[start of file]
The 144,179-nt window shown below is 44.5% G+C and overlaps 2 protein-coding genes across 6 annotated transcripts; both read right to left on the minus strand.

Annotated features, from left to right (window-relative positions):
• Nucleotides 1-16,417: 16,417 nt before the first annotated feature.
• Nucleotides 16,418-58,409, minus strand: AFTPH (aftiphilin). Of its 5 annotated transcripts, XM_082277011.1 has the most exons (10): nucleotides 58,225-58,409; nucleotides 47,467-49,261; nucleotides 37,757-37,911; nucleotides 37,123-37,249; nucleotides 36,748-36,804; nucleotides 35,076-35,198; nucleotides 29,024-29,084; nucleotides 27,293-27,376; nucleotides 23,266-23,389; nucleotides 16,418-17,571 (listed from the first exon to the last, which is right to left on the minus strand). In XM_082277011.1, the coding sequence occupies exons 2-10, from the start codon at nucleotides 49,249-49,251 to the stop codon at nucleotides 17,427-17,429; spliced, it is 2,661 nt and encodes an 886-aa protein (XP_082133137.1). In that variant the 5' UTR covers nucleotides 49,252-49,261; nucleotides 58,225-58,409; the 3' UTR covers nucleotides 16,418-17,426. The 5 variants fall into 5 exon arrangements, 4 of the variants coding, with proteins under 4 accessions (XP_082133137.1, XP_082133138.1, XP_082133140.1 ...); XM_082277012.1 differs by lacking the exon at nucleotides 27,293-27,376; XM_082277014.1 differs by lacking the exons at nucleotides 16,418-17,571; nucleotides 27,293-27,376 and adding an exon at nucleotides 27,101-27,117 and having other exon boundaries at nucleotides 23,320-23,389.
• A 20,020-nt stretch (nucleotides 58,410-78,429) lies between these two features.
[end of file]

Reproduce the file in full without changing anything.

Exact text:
The 144,179-nt window shown below is 44.5% G+C and overlaps 2 protein-coding genes across 6 annotated transcripts; both read right to left on the minus strand.

Annotated features, from left to right (window-relative positions):
• Nucleotides 1-16,417: 16,417 nt before the first annotated feature.
• Nucleotides 16,418-58,409, minus strand: AFTPH (aftiphilin). Of its 5 annotated transcripts, XM_082277011.1 has the most exons (10): nucleotides 58,225-58,409; nucleotides 47,467-49,261; nucleotides 37,757-37,911; nucleotides 37,123-37,249; nucleotides 36,748-36,804; nucleotides 35,076-35,198; nucleotides 29,024-29,084; nucleotides 27,293-27,376; nucleotides 23,266-23,389; nucleotides 16,418-17,571 (listed from the first exon to the last, which is right to left on the minus strand). In XM_082277011.1, the coding sequence occupies exons 2-10, from the start codon at nucleotides 49,249-49,251 to the stop codon at nucleotides 17,427-17,429; spliced, it is 2,661 nt and encodes an 886-aa protein (XP_082133137.1). In that variant the 5' UTR covers nucleotides 49,252-49,261; nucleotides 58,225-58,409; the 3' UTR covers nucleotides 16,418-17,426. The 5 variants fall into 5 exon arrangements, 4 of the variants coding, with proteins under 4 accessions (XP_082133137.1, XP_082133138.1, XP_082133140.1 ...); XM_082277012.1 differs by lacking the exon at nucleotides 27,293-27,376; XM_082277014.1 differs by lacking the exons at nucleotides 16,418-17,571; nucleotides 27,293-27,376 and adding an exon at nucleotides 27,101-27,117 and having other exon boundaries at nucleotides 23,320-23,389.
• A 20,020-nt stretch (nucleotides 58,410-78,429) lies between these two features.